GW Forbidden Planet Productions is inviting alumni and doling out prop bags for its 25th anniversary production of “The Rocky Horror Picture Show.”
“The Rocky Horror Picture Show” is a 1975 musical horror-comedy film that has developed a cult-like following over the past 45 years among theaters and moviegoers. Co-director Alisa Kingsbury said alumni of all previous “Rocky” casts are welcomed back to enjoy the show, and producers will distribute interactive props like noisemakers and glow sticks for audience members to interact with actors.
Opening night this year will be held on Halloween for the first time in six years at 9 p.m. in the Marvin Center Grand Ballroom. You can also snag show tickets for a Friday performance at midnight or Saturday at 9 p.m.
Kingsbury, who is a former Hatchet reporter, said the audience for the annual “Rocky Horror Picture Show” can exceed 300 people each night. The grand ballroom theater caps at 322 people.
About 50 alumni are expected to return for the shows this weekend, Kingsbury said. To welcome the alumni, she said cast members will draw an “A” on their heads for alumni during a “virgin game” in which audience members are asked a question about the show and marked either with a “V” for “Rocky virgin” or “S” for “Rocky slut,” indicating they have seen the show before.
Ahead of the show, Kingsbury said Forbidden Planet Productions will sell prop bags for $3 containing a newspaper, a glow stick, nitrile gloves, a noisemaker, a party hat and toilet paper for the audience to use during the show.
Audience members are told to use the props using a “call line” – points during the show when cast members cue the audience to shout a phrase or use a prop. Kingsbury said one call line – when a cast member says, “Don’t scare yourself, Frank” and snaps his glove – cues the audience to snap their fingers while wearing nitrile gloves.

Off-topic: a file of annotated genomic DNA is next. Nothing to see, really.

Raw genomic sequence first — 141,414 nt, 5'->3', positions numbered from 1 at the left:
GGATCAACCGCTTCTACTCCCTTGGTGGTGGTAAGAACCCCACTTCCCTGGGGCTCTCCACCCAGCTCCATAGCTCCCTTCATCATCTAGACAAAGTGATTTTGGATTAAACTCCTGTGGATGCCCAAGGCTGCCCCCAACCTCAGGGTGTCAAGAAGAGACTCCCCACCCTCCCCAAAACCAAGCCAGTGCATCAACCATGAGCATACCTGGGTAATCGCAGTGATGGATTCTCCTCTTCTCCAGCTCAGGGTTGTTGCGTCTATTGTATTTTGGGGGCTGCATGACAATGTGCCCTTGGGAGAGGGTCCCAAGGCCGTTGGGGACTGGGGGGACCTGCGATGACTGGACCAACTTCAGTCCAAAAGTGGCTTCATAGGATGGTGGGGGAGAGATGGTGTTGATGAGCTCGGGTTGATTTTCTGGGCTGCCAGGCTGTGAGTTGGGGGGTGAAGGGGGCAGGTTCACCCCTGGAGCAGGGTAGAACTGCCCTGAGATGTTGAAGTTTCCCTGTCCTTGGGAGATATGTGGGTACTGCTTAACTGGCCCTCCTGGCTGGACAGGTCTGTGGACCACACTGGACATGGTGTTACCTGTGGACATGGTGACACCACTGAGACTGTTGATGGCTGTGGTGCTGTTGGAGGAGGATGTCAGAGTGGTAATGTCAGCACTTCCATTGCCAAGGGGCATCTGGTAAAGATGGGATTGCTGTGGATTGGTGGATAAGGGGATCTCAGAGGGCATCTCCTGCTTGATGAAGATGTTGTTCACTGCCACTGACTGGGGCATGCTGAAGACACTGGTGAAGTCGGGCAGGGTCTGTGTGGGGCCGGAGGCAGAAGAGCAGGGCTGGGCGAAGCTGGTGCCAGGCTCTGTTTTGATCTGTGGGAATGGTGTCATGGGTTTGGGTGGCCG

“This is something that happens with ‘Rockys’ all across the country,” Kingsbury said. “It’s something that’s been, not lacking from our show but, something we feel like we can add at this point because we are 25 years in,” Kingsbury said.
Kinsbury and co-director Miranda Almanzar said they work with choreographers Diarra Samb and Emily Tain and stage manager Laurel Braaten in directing a cast of more than 30 students.
Forbidden Planet Productions does not have a show dedicated to freshmen like other theater companies on campus do, but Kingsbury and Almanzar said “Rocky” is a way for freshmen to get involved. This year, four of the nine main roles are played by freshmen.
Cash-only ticket sales open each night two hours before the show. Students can come get their $5 placeholder ticket that guarantees them a seat when the doors open 40 minutes before the show. Kingsbury said about 300 tickets per show will likely be sold because of its high interest every year.
Lexie Wolff, the former executive producer of GW Forbidden Planet Productions who graduated in 2018, said she plans to return to campus to attend this year’s “Rocky” production. Wolff said she is excited to become an audience member during this year’s performance instead of managing the show.
“I knew I had to come back for the 25th anniversary,” Wolff said. “It’s going to be a super fun time to be able to see everyone and just be an audience member rather than be the one running around like a chicken with her head cut off.”